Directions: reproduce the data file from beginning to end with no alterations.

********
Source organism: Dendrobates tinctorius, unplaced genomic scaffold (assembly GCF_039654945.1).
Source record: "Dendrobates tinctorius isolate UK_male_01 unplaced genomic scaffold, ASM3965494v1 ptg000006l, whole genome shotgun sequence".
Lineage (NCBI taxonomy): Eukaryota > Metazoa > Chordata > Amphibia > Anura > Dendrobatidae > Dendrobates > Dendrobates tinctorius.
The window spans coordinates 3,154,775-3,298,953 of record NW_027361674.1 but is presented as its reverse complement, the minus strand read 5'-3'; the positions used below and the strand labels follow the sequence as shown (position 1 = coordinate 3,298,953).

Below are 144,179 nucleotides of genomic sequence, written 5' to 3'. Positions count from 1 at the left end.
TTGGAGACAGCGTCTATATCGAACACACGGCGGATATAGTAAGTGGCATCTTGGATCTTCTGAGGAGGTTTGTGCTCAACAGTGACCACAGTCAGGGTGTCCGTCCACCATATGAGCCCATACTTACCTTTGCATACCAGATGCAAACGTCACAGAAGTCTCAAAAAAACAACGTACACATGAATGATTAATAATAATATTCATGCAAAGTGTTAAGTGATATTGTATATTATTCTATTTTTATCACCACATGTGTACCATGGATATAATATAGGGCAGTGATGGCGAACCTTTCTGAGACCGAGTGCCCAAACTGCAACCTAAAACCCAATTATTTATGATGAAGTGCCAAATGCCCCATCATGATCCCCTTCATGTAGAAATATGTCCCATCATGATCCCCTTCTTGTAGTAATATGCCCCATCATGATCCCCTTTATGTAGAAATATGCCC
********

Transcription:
Source organism: Dendrobates tinctorius, unplaced genomic scaffold (assembly GCF_039654945.1).
Source record: "Dendrobates tinctorius isolate UK_male_01 unplaced genomic scaffold, ASM3965494v1 ptg000006l, whole genome shotgun sequence".
Lineage (NCBI taxonomy): Eukaryota > Metazoa > Chordata > Amphibia > Anura > Dendrobatidae > Dendrobates > Dendrobates tinctorius.
The window spans coordinates 3,154,775-3,298,953 of record NW_027361674.1 but is presented as its reverse complement, the minus strand read 5'-3'; the positions used below and the strand labels follow the sequence as shown (position 1 = coordinate 3,298,953).

Below are 144,179 nucleotides of genomic sequence, written 5' to 3'. Positions count from 1 at the left end.
TTGGAGACAGCGTCTATATCGAACACACGGCGGATATAGTAAGTGGCATCTTGGATCTTCTGAGGAGGTTTGTGCTCAACAGTGACCACAGTCAGGGTGTCCGTCCACCATATGAGCCCATACTTACCTTTGCATACCAGATGCAAACGTCACAGAAGTCTCAAAAAAACAACGTACACATGAATGATTAATAATAATATTCATGCAAAGTGTTAAGTGATATTGTATATTATTCTATTTTTATCACCACATGTGTACCATGGATATAATATAGGGCAGTGATGGCGAACCTTTCTGAGACCGAGTGCCCAAACTGCAACCTAAAACCCAATTATTTATGATGAAGTGCCAAATGCCCCATCATGATCCCCTTCATGTAGAAATATGTCCCATCATGATCCCCTTCTTGTAGTAATATGCCCCATCATGATCCCCTTTATGTAGAAATATGCCC